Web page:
Section 5 – Adidas

(Larry) Adidas, in their last financial note to the investment community, talked about how the relationship with Kanye West may cost them abort 250 million worth of profits. Even though they are keeping the designs and may mobilize the designs in other ways, consumers, the investment community, and the public may look at those future designs and ask themselves, did they have the signature and DNA of Kanye West?

And if so, would they want to be part of the experience, be part of buying those products that have those DNA in it? That’s definitely one concern Adidas may have or other brands. It’s also very interesting whether or not brands should regularly look into all their relationships, whether or not it’s social media platforms that they use or brand ambassadors that they use.

how exactly are brands and platforms acting in the public? Is it public for good or is it potentially transforming into bad actors? At what point? If they identified them as bad actors they should stop having those relationships.

Section 6 – Balenciaga

(DeAnn) It is. And I know you had some thoughts about Balenciaga and the challenges that they’re going through right now with the ad campaign debacle of Teddy bears with images taken with children, which just raised such a horrible human cry as it.

(Larry) Absolutely, and even though Balenciaga’s creative director has since apologized and they have dropped the lawsuit against the marketing agency, we wondered out loud whether or not there would be a backlash against the brand for a prolonged period of time.

So it’s everybody who has been a supporter of the brand came out to say the images that they promoted and pulled out there are not good for the public and it’s not good for the brand. But its sales gonna be dropped significantly over a very important holiday period.

We’ll have to wait and see and we’ll report back here. It would be interesting in the short term. I have spoken to friends who love the brand and their clothing and shoes, but they are scared to wear the brand out in the public currently. They don’t want to be associated with the brand and what it stands for based on the two commercials.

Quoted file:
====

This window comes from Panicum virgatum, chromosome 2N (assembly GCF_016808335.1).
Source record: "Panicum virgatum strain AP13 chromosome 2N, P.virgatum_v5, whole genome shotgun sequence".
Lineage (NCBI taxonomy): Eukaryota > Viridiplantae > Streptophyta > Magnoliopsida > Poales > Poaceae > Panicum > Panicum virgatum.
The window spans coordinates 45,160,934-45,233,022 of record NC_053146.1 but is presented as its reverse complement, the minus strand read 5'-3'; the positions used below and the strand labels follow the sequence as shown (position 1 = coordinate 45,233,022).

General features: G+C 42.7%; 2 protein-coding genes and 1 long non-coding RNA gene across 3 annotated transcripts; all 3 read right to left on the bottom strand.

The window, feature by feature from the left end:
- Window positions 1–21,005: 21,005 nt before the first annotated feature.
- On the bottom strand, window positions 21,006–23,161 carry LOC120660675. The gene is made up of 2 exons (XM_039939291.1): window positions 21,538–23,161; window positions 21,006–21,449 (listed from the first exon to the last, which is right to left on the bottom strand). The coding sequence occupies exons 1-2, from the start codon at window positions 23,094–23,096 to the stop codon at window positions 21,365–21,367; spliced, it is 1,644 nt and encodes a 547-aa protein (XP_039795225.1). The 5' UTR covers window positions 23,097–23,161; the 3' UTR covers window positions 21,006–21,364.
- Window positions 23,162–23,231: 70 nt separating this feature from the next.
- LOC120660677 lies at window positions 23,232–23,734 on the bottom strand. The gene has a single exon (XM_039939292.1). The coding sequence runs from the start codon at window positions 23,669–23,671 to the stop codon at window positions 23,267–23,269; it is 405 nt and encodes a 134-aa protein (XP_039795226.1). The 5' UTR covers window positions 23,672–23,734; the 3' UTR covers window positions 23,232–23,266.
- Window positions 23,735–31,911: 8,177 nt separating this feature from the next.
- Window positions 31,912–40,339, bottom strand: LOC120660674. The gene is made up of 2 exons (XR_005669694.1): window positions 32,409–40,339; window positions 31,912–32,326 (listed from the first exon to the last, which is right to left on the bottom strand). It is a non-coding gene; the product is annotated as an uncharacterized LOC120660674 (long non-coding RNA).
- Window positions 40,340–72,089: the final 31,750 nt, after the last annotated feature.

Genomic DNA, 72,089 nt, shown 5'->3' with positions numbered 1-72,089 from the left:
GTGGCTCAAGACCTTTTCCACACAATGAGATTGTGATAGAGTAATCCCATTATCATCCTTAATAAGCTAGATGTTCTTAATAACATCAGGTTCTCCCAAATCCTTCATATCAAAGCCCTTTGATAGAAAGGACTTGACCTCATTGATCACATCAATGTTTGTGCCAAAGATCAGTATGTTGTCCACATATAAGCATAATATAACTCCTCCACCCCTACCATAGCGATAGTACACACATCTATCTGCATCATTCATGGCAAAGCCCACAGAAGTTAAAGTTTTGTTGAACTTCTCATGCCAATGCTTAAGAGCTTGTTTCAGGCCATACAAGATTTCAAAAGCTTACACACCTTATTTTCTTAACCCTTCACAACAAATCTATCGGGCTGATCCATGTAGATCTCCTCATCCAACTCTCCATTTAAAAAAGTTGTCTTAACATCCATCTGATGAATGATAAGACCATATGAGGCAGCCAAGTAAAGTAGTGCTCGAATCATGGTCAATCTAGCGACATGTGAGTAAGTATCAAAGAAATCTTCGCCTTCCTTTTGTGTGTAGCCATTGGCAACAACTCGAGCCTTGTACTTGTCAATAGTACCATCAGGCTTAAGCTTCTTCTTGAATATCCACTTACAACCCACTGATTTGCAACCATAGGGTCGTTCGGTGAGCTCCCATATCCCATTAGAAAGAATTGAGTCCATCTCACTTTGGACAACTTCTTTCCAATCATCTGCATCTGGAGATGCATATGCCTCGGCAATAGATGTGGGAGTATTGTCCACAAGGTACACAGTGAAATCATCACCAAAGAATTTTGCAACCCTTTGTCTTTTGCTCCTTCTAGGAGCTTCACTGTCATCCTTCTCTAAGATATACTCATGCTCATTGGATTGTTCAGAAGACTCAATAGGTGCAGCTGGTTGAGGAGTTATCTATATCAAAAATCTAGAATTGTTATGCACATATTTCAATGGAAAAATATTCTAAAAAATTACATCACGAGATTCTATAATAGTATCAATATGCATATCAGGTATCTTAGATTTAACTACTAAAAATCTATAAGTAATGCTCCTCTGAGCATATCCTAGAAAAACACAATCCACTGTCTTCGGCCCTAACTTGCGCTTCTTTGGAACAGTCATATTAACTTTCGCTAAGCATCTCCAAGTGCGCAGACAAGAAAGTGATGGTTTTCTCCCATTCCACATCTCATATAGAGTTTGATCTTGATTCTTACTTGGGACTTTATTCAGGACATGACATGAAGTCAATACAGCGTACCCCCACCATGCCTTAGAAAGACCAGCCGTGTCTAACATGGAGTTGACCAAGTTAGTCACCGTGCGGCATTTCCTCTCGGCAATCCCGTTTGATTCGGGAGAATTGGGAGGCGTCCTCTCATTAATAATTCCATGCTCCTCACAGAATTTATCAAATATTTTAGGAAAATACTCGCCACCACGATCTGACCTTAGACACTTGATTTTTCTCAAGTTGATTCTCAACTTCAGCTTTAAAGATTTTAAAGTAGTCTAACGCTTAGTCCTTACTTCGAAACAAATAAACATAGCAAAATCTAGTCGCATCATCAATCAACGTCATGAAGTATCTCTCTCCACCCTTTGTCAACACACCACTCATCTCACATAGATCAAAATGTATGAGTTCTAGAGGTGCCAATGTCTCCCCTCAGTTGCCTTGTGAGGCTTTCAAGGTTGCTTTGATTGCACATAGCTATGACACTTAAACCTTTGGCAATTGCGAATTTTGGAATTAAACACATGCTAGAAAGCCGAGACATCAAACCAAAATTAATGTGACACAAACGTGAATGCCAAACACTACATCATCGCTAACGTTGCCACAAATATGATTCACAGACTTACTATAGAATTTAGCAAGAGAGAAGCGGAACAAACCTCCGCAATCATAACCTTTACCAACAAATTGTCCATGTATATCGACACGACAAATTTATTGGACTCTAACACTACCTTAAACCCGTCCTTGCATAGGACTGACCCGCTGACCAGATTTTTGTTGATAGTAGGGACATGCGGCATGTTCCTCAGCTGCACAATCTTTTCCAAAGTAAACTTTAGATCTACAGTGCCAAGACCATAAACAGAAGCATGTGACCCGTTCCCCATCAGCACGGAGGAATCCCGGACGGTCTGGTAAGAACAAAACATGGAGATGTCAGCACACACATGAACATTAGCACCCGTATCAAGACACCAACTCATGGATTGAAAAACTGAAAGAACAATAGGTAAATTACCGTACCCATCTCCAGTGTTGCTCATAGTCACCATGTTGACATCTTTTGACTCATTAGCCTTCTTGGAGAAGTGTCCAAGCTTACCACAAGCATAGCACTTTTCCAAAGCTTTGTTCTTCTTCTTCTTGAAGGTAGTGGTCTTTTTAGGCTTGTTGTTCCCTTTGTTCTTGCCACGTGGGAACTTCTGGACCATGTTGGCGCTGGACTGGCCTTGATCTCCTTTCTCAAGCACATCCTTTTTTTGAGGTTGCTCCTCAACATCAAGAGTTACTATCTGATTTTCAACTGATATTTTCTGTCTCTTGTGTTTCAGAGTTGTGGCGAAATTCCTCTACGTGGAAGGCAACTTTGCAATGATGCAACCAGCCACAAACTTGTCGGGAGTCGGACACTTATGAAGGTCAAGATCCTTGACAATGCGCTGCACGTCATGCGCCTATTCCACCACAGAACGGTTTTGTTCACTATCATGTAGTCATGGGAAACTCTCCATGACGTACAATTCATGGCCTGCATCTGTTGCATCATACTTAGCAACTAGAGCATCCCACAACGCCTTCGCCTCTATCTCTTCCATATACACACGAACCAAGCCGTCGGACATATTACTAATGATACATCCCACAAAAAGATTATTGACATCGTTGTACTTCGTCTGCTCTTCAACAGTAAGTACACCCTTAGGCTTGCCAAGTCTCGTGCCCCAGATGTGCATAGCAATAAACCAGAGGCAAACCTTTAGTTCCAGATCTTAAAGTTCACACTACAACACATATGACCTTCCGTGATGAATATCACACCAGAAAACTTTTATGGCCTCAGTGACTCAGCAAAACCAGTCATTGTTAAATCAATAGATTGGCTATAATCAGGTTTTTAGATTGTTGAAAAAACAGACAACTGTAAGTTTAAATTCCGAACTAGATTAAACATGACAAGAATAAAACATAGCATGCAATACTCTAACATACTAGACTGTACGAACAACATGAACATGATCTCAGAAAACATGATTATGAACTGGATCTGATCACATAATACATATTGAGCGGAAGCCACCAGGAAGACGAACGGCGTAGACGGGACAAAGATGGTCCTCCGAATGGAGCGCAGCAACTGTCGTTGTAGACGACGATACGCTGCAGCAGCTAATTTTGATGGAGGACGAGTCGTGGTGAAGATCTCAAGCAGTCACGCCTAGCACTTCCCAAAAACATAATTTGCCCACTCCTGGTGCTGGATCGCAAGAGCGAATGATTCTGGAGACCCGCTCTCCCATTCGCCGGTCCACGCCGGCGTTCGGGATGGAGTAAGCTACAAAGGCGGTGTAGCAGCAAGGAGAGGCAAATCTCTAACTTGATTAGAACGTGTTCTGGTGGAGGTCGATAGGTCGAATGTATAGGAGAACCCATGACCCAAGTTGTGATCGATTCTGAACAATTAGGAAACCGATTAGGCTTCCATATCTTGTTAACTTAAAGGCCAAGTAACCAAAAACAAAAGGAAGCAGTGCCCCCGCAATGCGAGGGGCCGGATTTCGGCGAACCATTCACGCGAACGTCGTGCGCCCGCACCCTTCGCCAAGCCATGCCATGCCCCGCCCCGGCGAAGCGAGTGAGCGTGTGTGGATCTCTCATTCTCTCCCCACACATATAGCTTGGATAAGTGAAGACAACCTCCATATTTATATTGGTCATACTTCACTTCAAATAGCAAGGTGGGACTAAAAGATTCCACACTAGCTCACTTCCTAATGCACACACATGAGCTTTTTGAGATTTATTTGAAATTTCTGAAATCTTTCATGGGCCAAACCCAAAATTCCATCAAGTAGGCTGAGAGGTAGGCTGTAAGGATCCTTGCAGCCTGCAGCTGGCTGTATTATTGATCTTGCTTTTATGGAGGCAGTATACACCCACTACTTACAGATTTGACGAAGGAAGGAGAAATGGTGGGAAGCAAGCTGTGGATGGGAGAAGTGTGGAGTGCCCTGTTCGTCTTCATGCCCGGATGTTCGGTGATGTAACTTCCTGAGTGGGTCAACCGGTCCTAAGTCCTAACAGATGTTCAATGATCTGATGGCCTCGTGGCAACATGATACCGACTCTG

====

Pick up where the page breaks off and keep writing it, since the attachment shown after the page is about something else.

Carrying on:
(DeAnn) Wow.

Section 7 – Lululemon and Inclusiveness

That makes a lot of sense. But I do know that it is possible to recover from a hit to your brand reputation, even in the eyes of social media. I’m thinking back in time, to a company like Lululemon, the initial founder of some things. Impacted the company, but not as much as if he had said them today. I think he initially named the company Lululemon because he felt it would sound very Western to Asian people because it had so many Ls in it.

He said in a news report that it was difficult to pronounce them and everyone was horrified because the Asian people are such an integral and integrated part of Canadian culture today. If he had said that today, I think the company would have experienced a lot more trouble than they do now.

Fast forward a few years and he said even more controversial things. They were having issues with their yoga pants, not fitting and rubbing (their) thighs. And he basically said they’re not intended for anybody who wears a size 12 or more

And so again, today that would be probably a brand killer. But they managed to navigate that and I think at that point they replace him as their CEO and founder. The company has since recovered and built its business on inclusivity and tolerance and a much, more acceptable tone.

And even Chip Wilson himself has gone on to invest in Wilson’s Sporting Goods no relation, I believe. And so he is recovered. So it is possible to recover from a brand hit. I think it’s directly related to how quickly you react to that hit and how actively engaged you are in making it.

Section 8 – Final Words

(Larry) You’re right. Looks like we are going to need to do as part two of the series so that we can talk a little more on what brands can do to identify and manage expectations a little better. I look forward to doing it.

(DeAnn) Yes, they’ll talk to you soon, Larry. See ya.